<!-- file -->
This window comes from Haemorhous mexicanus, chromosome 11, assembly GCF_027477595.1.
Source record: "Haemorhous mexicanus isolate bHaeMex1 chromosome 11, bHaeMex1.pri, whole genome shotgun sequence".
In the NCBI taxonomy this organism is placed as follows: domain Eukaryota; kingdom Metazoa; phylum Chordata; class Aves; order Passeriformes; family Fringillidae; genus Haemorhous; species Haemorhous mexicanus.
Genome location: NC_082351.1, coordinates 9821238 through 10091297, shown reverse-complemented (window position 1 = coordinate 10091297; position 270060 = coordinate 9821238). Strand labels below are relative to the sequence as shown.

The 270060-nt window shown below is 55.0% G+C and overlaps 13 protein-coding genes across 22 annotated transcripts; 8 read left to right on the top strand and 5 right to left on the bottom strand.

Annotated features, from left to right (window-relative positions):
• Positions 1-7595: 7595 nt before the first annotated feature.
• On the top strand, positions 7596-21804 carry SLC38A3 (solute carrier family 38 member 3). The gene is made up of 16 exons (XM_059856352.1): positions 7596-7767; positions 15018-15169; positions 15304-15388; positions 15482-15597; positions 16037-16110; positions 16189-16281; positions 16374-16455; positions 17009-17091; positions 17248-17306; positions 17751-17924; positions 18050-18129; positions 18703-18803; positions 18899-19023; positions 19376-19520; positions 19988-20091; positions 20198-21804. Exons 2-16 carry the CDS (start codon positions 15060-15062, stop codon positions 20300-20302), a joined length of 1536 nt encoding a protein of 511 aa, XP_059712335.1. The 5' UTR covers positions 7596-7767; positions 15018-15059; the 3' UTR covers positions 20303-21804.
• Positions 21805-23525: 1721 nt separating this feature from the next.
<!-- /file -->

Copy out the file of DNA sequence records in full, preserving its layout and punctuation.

This window comes from Haemorhous mexicanus, chromosome 11, assembly GCF_027477595.1.
Source record: "Haemorhous mexicanus isolate bHaeMex1 chromosome 11, bHaeMex1.pri, whole genome shotgun sequence".
In the NCBI taxonomy this organism is placed as follows: domain Eukaryota; kingdom Metazoa; phylum Chordata; class Aves; order Passeriformes; family Fringillidae; genus Haemorhous; species Haemorhous mexicanus.
Genome location: NC_082351.1, coordinates 9821238 through 10091297, shown reverse-complemented (window position 1 = coordinate 10091297; position 270060 = coordinate 9821238). Strand labels below are relative to the sequence as shown.

The 270060-nt window shown below is 55.0% G+C and overlaps 13 protein-coding genes across 22 annotated transcripts; 8 read left to right on the top strand and 5 right to left on the bottom strand.

Annotated features, from left to right (window-relative positions):
• Positions 1-7595: 7595 nt before the first annotated feature.
• On the top strand, positions 7596-21804 carry SLC38A3 (solute carrier family 38 member 3). The gene is made up of 16 exons (XM_059856352.1): positions 7596-7767; positions 15018-15169; positions 15304-15388; positions 15482-15597; positions 16037-16110; positions 16189-16281; positions 16374-16455; positions 17009-17091; positions 17248-17306; positions 17751-17924; positions 18050-18129; positions 18703-18803; positions 18899-19023; positions 19376-19520; positions 19988-20091; positions 20198-21804. Exons 2-16 carry the CDS (start codon positions 15060-15062, stop codon positions 20300-20302), a joined length of 1536 nt encoding a protein of 511 aa, XP_059712335.1. The 5' UTR covers positions 7596-7767; positions 15018-15059; the 3' UTR covers positions 20303-21804.
• Positions 21805-23525: 1721 nt separating this feature from the next.